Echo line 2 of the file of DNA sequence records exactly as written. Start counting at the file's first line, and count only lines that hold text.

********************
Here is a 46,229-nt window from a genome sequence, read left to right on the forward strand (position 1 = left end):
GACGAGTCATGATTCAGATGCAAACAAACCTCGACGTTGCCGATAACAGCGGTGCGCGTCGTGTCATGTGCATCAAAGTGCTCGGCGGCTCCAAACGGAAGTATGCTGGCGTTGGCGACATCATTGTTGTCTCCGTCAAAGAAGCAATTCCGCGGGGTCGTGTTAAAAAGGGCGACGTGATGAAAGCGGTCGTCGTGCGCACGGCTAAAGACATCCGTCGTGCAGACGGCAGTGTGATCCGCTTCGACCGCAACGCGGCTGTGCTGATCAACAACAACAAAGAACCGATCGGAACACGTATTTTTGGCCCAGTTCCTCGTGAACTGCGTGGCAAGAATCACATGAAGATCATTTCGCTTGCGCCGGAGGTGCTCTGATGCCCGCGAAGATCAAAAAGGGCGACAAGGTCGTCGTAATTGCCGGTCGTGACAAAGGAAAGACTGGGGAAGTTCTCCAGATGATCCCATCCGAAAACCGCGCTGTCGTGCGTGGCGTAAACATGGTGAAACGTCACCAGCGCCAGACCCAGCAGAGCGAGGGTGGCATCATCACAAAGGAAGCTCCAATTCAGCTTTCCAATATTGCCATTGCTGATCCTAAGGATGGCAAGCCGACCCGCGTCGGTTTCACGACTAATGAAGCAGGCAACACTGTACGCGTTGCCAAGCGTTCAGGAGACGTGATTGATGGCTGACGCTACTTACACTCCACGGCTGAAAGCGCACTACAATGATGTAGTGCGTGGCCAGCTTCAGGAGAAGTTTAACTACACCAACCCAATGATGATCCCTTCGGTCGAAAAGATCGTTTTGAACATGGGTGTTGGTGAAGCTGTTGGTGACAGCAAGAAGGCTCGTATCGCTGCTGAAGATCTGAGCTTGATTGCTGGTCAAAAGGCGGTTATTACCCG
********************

GACGAGTCATGATTCAGATGCAAACAAACCTCGACGTTGCCGATAACAGCGGTGCGCGTCGTGTCATGTGCATCAAAGTGCTCGGCGGCTCCAAACGGAAGTATGCTGGCGTTGGCGACATCATTGTTGTCTCCGTCAAAGAAGCAATTCCGCGGGGTCGTGTTAAAAAGGGCGACGTGATGAAAGCGGTCGTCGTGCGCACGGCTAAAGACATCCGTCGTGCAGACGGCAGTGTGATCCGCTTCGACCGCAACGCGGCTGTGCTGATCAACAACAACAAAGAACCGATCGGAACACGTATTTTTGGCCCAGTTCCTCGTGAACTGCGTGGCAAGAATCACATGAAGATCATTTCGCTTGCGCCGGAGGTGCTCTGATGCCCGCGAAGATCAAAAAGGGCGACAAGGTCGTCGTAATTGCCGGTCGTGACAAAGGAAAGACTGGGGAAGTTCTCCAGATGATCCCATCCGAAAACCGCGCTGTCGTGCGTGGCGTAAACATGGTGAAACGTCACCAGCGCCAGACCCAGCAGAGCGAGGGTGGCATCATCACAAAGGAAGCTCCAATTCAGCTTTCCAATATTGCCATTGCTGATCCTAAGGATGGCAAGCCGACCCGCGTCGGTTTCACGACTAATGAAGCAGGCAACACTGTACGCGTTGCCAAGCGTTCAGGAGACGTGATTGATGGCTGACGCTACTTACACTCCACGGCTGAAAGCGCACTACAATGATGTAGTGCGTGGCCAGCTTCAGGAGAAGTTTAACTACACCAACCCAATGATGATCCCTTCGGTCGAAAAGATCGTTTTGAACATGGGTGTTGGTGAAGCTGTTGGTGACAGCAAGAAGGCTCGTATCGCTGCTGAAGATCTGAGCTTGATTGCTGGTCAAAAGGCGGTTATTACCCG